The pumps 52 & 50 may be independently and/or selectively actuated by various means. The start of a pumping cycle may be initiated by a signal from the sensor 128 when less-dense component 34 reaches the level of the sensor 128. For example, a sensor 128 that monitors at least one characteristic of less-dense component 34 may be placed in the upper part of separation or segregation volume 24. An output signal may be initiated from the sensor 128 and sent to a controller unit that may in turn trigger a signal to actuate pump 52. Pump 52 may continue to run while less-dense component 34 is sensed for some preset period of time to remove less-dense solids and/or buoyant solids 144 from the surface of less-dense component 34. Then, pump 52 may be stopped and pump 50 actuated. Pump 50 may continue to run while less-dense component 34 is sensed or for some preset period of time to remove less-dense component 34. Alternately, the actuation of pumps 52 & 50 may be toggled by a timer or timers. Also, one or both of access lines 36, 40 to separator unit 10 may include a dip tube (not depicted) adjustably extending below ceiling or sloped surface(s) 32, 32′ and into the separation or segregation volume 24 to facilitate pumping to a selected depth below ceiling or sloped surface(s) 32, 32′.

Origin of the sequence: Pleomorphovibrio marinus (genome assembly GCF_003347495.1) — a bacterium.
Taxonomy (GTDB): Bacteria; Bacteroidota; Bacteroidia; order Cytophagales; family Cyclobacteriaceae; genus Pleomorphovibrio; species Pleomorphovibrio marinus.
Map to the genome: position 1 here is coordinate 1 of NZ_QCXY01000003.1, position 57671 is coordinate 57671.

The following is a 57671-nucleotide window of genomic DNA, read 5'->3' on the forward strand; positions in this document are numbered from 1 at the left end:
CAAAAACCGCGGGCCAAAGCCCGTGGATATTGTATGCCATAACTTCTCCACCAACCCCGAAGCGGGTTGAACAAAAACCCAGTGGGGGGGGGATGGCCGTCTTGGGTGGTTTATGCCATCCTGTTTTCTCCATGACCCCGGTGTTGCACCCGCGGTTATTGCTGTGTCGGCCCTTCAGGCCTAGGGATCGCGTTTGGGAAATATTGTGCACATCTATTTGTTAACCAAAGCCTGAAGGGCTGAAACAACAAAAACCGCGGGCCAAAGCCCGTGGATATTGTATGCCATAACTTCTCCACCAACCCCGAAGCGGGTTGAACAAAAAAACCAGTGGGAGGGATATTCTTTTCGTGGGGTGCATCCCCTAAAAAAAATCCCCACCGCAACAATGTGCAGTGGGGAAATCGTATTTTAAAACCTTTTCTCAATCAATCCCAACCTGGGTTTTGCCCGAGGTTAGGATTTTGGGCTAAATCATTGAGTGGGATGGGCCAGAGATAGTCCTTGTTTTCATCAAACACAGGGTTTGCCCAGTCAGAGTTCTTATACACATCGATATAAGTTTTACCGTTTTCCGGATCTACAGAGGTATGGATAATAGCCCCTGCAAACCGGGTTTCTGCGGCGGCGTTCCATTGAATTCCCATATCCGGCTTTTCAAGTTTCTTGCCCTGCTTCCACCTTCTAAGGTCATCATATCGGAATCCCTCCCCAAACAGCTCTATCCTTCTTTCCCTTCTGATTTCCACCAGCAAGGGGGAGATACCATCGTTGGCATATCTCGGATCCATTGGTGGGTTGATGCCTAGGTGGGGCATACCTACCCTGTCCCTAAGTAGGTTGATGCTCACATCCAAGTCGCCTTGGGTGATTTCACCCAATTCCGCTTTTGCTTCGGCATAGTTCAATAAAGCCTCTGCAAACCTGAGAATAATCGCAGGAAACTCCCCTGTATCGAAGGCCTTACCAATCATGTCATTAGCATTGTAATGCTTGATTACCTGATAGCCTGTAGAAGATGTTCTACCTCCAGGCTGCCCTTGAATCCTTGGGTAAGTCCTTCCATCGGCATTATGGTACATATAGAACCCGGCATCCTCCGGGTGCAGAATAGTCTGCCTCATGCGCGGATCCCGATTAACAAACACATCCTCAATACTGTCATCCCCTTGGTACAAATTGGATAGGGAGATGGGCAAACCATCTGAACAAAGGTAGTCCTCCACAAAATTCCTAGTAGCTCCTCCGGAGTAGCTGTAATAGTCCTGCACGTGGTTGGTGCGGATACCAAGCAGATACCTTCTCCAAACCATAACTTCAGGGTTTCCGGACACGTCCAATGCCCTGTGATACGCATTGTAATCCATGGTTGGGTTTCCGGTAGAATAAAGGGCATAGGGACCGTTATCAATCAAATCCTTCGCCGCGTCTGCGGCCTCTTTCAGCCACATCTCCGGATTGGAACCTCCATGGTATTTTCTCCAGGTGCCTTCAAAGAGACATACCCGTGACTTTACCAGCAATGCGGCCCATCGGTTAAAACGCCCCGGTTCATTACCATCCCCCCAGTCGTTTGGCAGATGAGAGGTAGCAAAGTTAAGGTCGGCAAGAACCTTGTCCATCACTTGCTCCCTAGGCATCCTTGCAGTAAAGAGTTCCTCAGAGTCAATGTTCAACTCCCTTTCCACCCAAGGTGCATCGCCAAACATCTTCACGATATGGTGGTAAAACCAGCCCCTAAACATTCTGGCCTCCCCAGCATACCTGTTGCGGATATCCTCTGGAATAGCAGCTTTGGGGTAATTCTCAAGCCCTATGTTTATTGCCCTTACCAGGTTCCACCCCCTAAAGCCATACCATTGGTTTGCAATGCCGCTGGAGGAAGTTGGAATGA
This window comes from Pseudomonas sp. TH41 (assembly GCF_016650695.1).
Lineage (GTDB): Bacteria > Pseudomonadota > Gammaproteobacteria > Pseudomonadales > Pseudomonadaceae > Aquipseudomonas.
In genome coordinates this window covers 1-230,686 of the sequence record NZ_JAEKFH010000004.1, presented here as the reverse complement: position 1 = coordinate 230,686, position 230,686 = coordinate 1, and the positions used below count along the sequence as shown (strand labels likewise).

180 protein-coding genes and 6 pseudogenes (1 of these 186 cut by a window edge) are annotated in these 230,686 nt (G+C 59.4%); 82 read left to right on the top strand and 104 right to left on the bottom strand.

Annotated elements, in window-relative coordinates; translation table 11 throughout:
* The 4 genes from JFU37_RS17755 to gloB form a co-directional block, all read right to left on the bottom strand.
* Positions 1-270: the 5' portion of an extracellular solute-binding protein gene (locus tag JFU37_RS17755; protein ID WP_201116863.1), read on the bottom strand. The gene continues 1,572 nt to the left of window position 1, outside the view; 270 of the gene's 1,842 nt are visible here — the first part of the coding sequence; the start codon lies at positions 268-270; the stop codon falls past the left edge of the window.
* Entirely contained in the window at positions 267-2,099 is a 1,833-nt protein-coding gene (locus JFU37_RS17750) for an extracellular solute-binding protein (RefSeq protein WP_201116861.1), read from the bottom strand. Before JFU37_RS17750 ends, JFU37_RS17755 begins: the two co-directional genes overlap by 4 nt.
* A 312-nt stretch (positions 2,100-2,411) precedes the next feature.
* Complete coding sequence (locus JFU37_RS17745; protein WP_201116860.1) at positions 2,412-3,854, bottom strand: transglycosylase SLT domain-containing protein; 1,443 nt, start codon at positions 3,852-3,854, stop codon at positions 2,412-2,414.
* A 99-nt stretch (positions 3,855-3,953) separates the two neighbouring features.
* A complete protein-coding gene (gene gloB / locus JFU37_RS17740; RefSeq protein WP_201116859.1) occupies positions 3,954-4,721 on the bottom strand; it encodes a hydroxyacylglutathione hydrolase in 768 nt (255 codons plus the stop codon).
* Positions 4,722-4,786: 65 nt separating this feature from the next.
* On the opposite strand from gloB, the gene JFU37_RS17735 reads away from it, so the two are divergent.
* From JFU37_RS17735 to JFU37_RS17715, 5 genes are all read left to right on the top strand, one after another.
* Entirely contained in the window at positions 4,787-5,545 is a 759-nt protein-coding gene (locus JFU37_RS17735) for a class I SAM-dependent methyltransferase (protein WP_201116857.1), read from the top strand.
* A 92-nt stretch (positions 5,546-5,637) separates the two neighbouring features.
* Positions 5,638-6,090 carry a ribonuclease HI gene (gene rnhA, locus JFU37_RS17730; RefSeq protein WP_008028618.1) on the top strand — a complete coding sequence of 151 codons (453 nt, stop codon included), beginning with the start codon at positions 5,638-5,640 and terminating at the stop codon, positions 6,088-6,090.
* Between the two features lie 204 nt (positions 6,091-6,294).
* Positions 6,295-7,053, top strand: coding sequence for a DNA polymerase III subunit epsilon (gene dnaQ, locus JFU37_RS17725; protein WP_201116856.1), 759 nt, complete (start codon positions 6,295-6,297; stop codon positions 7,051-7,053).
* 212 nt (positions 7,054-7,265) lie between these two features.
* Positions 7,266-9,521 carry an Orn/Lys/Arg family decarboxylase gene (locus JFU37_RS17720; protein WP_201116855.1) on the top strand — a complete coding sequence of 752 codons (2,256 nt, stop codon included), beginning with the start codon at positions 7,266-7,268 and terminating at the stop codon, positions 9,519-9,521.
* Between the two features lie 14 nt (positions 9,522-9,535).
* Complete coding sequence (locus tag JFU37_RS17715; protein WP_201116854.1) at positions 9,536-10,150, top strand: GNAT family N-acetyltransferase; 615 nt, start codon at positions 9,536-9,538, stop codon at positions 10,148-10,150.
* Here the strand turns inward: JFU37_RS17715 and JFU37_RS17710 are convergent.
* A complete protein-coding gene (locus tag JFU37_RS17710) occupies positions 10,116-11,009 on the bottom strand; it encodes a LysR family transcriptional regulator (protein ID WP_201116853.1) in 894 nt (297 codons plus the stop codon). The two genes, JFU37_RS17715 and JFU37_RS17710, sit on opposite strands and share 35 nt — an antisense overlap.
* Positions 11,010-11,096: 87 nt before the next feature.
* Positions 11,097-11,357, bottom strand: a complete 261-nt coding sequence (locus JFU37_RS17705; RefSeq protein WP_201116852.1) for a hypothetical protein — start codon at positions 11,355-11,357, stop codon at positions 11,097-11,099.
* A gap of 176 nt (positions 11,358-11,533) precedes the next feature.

To assist the reader with an understanding of the operation of aspects of the present invention, Table 1 contains a summary of the state of components of the separator unit 10 during some steps of the operation 130. In particular, the state of valves 72, 70, 42, 86, 90, 76, 44, 94, and 100 and pumps 52 & 50 are summarized during: (1) the steady state discharge of denser component 126; (2) the discharge of less-dense solids and/or buoyant solids 144; (3) the discharge of less-dense component 34; and (4) the flushing of pumps 50 & 52. The denser component 126 may continue to discharge during the discharge of less-dense solids and/or buoyant solids 144 and/or the discharge of less-dense component 34. Since valves 70, 42, 76, and 44 are designated in FIGS. 1 & 2 as check valves, the term “inactive” is used to indicate that the flow checking feature of the valve may not be applicable. To indicate that the flow checking feature of valves 70, 42, 76, and 44 is applicable, the term “closed” is used to indicate that the valve is acting to prevent flow and the term “open” is used to indicate that the valve is acting to allow flow. Preferably, the controller is programmed to set the valves and pumps to these described states at appropriate times or in response to appropriate sensed conditions.